How Computers Help Dental Implants Look Natural

August 5th, 2020

Never before have dental implants looked as natural and aesthetically pleasing as they do today. With the help of computer-aided design and computer aided manufacturing (CAD/CAM), Drs. Jody Morse, Mike Doyle, and Zachary Vance and our team are able to create implants with impeccable fit and finish. Although these technologies have been in use since the 1980s, it's only recently that they became efficient and cost-effective enough to be useful.

Drs. Jody Morse, Mike Doyle, and Zachary Vance can also take digital scans of your teeth, providing a much more in-depth and accurate representation of them when compared to traditional X-rays. This scan can be used to create a physical model of your teeth through the use of 3D printing technology, allowing for the utmost in accuracy when planning your implant treatment.

Since each of our patients are unique, these CAD/CAM technologies offer a highly customized approach to implant dentistry that helps avoid the "one-size-fits-all" ways of the past. The goal is to have an implant look and function as closely as it can to the tooth it's replacing. That’s why these implants are typically milled using ceramic or composite resin — materials chosen due to their durability and resemblance to teeth.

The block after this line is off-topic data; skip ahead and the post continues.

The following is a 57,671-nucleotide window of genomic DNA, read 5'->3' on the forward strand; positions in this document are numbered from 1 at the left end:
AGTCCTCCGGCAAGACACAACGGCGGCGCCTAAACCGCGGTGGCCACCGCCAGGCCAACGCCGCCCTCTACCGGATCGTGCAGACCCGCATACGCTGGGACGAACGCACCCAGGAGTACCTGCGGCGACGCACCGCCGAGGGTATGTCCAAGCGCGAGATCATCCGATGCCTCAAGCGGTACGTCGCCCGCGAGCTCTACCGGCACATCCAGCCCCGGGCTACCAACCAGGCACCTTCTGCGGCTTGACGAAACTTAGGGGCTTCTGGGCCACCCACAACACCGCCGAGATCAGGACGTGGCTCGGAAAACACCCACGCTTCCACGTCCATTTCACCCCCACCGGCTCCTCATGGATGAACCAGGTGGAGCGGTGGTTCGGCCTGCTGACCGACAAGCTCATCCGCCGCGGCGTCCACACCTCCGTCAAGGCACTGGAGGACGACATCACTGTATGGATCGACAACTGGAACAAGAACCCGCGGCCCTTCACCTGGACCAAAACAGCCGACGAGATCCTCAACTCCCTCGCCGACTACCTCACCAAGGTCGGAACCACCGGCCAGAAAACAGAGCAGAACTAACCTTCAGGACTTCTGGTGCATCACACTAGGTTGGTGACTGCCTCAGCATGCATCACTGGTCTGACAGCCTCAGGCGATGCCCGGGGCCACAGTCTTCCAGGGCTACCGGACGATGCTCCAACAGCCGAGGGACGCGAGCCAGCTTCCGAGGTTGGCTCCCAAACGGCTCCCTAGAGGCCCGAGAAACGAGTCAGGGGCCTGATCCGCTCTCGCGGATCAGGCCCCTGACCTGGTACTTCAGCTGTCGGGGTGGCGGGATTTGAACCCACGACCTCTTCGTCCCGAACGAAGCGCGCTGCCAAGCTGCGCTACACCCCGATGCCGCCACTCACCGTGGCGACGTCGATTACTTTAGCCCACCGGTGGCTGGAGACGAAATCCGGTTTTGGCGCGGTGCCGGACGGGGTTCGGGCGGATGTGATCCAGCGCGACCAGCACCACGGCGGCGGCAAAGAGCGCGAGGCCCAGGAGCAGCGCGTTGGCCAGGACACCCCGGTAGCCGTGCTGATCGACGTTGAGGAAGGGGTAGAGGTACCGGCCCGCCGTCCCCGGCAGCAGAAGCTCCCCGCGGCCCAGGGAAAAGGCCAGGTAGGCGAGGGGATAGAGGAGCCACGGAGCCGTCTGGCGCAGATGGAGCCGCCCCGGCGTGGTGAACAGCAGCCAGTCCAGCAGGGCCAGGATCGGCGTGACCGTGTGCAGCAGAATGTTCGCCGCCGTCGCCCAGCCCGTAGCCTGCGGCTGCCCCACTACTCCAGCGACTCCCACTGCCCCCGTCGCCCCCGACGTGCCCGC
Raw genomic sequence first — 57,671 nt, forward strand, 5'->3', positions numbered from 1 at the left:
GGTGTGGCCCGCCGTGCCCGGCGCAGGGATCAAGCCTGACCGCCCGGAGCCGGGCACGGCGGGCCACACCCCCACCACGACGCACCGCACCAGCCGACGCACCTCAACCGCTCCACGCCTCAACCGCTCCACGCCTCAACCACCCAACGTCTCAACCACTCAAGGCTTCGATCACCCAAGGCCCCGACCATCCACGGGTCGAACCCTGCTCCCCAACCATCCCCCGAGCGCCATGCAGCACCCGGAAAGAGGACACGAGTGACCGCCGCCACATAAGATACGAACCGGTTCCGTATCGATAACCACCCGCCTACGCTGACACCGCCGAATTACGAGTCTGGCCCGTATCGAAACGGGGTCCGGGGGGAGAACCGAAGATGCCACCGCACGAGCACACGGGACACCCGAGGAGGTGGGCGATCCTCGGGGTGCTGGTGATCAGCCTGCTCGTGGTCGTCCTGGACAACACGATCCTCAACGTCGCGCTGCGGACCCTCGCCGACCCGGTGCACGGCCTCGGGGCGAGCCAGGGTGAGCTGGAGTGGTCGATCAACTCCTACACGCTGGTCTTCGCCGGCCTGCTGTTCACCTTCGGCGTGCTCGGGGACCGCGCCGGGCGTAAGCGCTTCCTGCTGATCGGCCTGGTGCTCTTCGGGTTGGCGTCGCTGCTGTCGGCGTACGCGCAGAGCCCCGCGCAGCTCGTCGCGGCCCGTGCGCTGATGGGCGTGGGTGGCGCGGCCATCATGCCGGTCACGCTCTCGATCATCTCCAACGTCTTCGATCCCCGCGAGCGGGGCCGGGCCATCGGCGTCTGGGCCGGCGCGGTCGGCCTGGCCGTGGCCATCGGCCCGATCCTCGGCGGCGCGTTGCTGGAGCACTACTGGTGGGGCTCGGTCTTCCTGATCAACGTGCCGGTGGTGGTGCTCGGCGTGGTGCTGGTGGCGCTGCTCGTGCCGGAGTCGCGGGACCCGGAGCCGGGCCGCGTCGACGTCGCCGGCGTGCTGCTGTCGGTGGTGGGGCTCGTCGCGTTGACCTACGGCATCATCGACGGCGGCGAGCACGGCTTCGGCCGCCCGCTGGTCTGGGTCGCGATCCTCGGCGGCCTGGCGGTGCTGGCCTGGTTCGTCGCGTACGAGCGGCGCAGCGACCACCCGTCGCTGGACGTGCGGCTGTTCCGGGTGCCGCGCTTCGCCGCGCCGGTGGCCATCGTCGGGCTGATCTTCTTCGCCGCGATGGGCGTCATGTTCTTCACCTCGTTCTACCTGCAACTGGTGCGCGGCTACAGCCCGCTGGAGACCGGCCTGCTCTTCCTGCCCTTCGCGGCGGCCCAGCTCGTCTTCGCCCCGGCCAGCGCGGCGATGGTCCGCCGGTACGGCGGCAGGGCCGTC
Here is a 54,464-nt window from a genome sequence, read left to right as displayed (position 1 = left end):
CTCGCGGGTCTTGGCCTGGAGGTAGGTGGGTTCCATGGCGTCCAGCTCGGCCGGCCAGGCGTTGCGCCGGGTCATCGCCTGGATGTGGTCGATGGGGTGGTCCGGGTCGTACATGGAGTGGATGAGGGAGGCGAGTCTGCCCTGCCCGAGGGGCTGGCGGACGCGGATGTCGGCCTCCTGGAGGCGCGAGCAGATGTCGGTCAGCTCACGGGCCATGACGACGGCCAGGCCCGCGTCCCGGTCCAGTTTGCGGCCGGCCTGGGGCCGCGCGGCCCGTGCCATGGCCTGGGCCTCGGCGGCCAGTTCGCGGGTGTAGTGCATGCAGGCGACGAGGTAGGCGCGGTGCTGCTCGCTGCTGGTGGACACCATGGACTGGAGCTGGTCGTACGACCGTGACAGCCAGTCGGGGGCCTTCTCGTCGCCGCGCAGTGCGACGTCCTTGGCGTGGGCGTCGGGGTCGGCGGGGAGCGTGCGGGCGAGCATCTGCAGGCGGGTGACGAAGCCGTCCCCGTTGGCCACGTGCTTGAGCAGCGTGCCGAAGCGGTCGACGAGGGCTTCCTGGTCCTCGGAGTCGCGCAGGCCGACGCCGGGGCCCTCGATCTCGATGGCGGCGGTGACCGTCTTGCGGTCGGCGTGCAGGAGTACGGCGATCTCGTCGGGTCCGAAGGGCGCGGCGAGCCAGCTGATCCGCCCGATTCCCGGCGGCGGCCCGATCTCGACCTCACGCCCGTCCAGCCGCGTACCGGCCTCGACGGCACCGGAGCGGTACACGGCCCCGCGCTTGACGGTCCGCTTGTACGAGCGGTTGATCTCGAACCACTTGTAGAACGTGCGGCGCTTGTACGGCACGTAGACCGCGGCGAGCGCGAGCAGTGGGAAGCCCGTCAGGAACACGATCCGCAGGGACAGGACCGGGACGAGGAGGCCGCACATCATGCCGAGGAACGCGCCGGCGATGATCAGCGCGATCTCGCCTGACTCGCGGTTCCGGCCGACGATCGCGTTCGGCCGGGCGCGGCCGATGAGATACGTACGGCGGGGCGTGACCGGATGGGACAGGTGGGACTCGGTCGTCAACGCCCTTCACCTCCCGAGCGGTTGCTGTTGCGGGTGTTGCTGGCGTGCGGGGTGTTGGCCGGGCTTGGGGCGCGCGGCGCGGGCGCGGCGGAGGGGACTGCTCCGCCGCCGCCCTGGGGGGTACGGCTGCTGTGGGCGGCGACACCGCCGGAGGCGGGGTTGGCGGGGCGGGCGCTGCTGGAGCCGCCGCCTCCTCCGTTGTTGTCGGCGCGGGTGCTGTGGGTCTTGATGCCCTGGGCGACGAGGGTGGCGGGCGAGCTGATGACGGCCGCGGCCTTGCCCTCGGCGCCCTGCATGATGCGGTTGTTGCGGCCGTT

Even the planning of your surgery can be aided and guided by computers. 3D CT scans create a digital representation of your mouth including all significant anatomical markers. This data is imported into planning software which, coupled with CAD/CAM implant technology, is able to 3D print surgical guides that snap into place over a patient's teeth. This means less risk for surgical error and much more accurately placed dental implants.

The main benefits of CAD/CAM dental implants are that they:

  • Are extremely accurate for every patient, down to 50 micrometers
  • Have better long-term results and more natural-looking implants
  • Can be manufactured quickly, the same day in many cases

Of course this is just a quick summary of the benefits, and a computer-modeled implant may not always be the best option. If you have questions about the dental implants or the technologies we use to make them look as natural as possible, feel free to contact our Kernersville office.

Does getting a dental implant hurt?

July 29th, 2020